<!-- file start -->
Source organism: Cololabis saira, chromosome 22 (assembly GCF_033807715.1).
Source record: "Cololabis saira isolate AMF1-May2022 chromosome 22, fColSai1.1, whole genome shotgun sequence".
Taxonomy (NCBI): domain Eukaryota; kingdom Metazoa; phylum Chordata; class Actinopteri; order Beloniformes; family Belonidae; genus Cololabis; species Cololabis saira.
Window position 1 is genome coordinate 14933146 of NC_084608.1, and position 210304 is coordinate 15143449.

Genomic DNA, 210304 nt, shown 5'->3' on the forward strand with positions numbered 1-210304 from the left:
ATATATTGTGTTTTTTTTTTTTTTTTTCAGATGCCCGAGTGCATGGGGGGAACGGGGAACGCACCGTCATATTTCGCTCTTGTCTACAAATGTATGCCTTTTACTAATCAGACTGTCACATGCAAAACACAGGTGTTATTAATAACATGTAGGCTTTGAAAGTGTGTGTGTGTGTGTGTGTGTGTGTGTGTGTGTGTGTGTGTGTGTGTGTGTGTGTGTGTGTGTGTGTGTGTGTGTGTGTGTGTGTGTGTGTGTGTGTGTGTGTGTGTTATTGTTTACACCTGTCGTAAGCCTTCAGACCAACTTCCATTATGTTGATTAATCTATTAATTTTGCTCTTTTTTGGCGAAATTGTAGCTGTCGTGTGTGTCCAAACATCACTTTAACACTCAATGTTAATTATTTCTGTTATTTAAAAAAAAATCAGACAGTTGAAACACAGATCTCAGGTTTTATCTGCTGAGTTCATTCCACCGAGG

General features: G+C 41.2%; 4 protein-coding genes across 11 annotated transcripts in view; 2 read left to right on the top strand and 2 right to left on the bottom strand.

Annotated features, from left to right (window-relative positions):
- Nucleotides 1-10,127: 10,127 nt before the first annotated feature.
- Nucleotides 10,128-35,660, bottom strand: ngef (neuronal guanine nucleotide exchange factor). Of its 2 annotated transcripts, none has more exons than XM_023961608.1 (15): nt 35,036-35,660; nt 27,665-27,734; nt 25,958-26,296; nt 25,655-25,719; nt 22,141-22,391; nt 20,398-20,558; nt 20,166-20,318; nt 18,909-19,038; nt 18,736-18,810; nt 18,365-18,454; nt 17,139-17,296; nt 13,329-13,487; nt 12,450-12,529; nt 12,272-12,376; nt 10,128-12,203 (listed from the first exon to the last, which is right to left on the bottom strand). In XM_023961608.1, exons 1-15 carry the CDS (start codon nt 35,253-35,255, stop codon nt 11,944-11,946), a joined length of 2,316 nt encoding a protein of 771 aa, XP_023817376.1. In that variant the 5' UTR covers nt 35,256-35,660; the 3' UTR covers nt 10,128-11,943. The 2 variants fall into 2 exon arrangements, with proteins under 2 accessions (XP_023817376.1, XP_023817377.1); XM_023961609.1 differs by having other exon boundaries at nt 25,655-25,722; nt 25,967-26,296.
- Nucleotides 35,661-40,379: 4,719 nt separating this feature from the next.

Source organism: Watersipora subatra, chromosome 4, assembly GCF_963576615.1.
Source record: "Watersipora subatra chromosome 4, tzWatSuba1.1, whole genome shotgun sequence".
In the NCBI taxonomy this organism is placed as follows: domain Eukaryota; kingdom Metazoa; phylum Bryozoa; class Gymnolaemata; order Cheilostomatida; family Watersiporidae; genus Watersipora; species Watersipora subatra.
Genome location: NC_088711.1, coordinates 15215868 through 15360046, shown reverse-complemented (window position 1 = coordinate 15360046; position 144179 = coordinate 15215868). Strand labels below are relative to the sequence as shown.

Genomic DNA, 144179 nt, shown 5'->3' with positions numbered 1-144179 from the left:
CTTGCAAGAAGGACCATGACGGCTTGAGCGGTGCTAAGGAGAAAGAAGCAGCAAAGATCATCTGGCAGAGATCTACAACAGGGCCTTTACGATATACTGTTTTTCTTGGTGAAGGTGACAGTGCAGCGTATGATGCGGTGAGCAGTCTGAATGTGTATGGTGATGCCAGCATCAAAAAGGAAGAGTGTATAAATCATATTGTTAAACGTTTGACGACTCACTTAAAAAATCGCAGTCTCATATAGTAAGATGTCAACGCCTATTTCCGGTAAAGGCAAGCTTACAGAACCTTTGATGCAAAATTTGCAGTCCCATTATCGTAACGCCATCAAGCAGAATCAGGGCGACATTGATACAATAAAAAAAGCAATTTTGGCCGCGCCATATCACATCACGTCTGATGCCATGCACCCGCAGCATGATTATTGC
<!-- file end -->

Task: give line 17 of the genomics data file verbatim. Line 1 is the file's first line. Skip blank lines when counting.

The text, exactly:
CTTGCAAGAAGGACCATGACGGCTTGAGCGGTGCTAAGGAGAAAGAAGCAGCAAAGATCATCTGGCAGAGATCTACAACAGGGCCTTTACGATATACTGTTTTTCTTGGTGAAGGTGACAGTGCAGCGTATGATGCGGTGAGCAGTCTGAATGTGTATGGTGATGCCAGCATCAAAAAGGAAGAGTGTATAAATCATATTGTTAAACGTTTGACGACTCACTTAAAAAATCGCAGTCTCATATAGTAAGATGTCAACGCCTATTTCCGGTAAAGGCAAGCTTACAGAACCTTTGATGCAAAATTTGCAGTCCCATTATCGTAACGCCATCAAGCAGAATCAGGGCGACATTGATACAATAAAAAAAGCAATTTTGGCCGCGCCATATCACATCACGTCTGATGCCATGCACCCGCAGCATGATTATTGC